There is ample evidence that the angiogenesis pathway can promote immunosuppressive tumor microenvironment (TME) in many ways, including by directly inhibiting antigen presenting cells and immune effector cells or by enhancing immunosuppressive cells (such as Treg, MDSC and TAM) .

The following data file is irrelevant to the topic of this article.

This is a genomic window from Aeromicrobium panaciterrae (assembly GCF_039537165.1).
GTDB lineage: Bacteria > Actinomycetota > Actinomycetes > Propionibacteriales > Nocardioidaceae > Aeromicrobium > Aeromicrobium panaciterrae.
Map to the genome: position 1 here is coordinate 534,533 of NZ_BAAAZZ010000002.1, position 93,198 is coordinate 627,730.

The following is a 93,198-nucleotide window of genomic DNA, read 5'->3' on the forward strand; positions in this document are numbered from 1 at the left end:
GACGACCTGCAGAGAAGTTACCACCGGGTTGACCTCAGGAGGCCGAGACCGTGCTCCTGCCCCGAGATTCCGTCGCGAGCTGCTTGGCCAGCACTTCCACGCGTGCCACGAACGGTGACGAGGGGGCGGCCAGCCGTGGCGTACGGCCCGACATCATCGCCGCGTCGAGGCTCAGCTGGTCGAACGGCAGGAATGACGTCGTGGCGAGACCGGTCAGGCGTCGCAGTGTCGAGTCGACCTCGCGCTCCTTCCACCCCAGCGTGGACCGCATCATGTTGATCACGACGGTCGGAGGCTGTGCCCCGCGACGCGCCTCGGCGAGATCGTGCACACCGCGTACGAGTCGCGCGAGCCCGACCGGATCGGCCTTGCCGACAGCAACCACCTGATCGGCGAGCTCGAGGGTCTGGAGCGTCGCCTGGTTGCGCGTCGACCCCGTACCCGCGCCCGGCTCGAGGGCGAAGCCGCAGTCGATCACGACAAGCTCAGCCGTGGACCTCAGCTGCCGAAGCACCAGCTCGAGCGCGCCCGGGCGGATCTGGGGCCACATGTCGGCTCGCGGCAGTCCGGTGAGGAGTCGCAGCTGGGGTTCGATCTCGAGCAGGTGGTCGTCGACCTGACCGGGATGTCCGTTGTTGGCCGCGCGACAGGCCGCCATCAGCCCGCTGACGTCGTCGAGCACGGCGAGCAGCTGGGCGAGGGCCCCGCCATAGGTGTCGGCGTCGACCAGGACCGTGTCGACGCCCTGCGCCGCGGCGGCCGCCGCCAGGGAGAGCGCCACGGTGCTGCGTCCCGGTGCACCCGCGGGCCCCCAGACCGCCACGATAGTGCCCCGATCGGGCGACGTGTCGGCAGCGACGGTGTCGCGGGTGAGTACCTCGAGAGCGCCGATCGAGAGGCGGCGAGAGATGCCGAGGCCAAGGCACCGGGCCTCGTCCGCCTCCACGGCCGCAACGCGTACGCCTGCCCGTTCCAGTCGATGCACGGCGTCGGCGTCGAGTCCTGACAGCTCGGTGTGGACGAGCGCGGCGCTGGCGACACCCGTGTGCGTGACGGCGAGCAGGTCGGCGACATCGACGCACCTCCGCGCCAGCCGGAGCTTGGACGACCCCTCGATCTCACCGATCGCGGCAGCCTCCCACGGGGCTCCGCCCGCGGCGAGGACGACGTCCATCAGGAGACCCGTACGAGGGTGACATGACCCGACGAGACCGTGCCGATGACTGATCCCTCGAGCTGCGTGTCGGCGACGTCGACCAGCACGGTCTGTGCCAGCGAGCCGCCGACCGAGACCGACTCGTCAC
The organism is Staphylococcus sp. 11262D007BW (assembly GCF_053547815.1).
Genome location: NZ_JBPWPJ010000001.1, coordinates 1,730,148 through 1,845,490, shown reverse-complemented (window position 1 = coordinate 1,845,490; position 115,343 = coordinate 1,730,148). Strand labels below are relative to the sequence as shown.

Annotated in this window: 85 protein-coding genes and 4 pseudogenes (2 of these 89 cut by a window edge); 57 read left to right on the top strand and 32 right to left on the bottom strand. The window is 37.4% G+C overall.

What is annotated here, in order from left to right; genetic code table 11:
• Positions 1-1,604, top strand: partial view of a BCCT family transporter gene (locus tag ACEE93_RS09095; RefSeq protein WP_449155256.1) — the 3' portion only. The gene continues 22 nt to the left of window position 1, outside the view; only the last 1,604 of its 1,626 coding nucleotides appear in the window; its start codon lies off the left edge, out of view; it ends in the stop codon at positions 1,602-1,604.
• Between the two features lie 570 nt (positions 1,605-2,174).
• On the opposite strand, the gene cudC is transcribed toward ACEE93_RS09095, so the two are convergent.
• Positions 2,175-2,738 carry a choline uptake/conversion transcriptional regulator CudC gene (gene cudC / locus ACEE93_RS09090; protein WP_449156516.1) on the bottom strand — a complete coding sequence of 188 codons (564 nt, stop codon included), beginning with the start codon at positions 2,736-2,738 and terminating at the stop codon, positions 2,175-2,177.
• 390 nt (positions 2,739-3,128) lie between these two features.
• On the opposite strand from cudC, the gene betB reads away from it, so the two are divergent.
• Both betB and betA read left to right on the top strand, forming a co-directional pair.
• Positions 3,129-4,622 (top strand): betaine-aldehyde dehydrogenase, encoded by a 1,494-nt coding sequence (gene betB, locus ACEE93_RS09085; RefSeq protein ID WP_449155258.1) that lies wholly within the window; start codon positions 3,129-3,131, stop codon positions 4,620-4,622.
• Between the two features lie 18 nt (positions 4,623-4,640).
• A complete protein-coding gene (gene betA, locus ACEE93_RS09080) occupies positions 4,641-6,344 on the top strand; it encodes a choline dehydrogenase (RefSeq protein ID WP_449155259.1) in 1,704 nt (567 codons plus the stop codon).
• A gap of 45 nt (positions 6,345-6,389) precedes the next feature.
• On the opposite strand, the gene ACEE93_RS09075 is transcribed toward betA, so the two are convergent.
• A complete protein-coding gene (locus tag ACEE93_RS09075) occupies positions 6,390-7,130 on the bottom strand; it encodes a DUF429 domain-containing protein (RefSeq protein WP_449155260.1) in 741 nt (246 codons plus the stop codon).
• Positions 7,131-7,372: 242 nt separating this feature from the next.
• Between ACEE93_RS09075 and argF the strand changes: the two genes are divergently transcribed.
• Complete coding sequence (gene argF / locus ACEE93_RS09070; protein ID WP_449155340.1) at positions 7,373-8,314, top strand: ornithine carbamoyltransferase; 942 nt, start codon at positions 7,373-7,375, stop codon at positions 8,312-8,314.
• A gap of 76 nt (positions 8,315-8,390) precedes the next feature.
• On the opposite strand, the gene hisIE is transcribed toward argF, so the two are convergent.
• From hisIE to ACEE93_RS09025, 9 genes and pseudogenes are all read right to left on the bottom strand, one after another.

VEGF-driven angiogenesis involves its homologous receptor VEGFR1-3, which is the most important angiogenic factor associated with the immunosuppressive effects of TME in various aspects. For example, the binding of VEGF to the receptors on DCs will inhibit their maturation and antigen presentation, and induce PD-L1 expression on the cell surface. In addition, increased VEGF levels lead to inhibition of cytotoxic T cell trafficking, proliferation and effector functions. In addition, VEGF promotes the expansion of Treg and MDSC and TAM in TME. This angiogenic pathway other than VEGF also contributes to immunosuppression in TME. For example, Ang-2 is a cytokine ligand for the Ang1/Tie2 receptor, which regulates VEGF-mediated angiogenesis. The expression of Ang-2 leads to increased endothelial adhesion of TIE-2 expressed monocytes/macrophages and stimulates their production of immunosuppressive cytokines such as IL-10.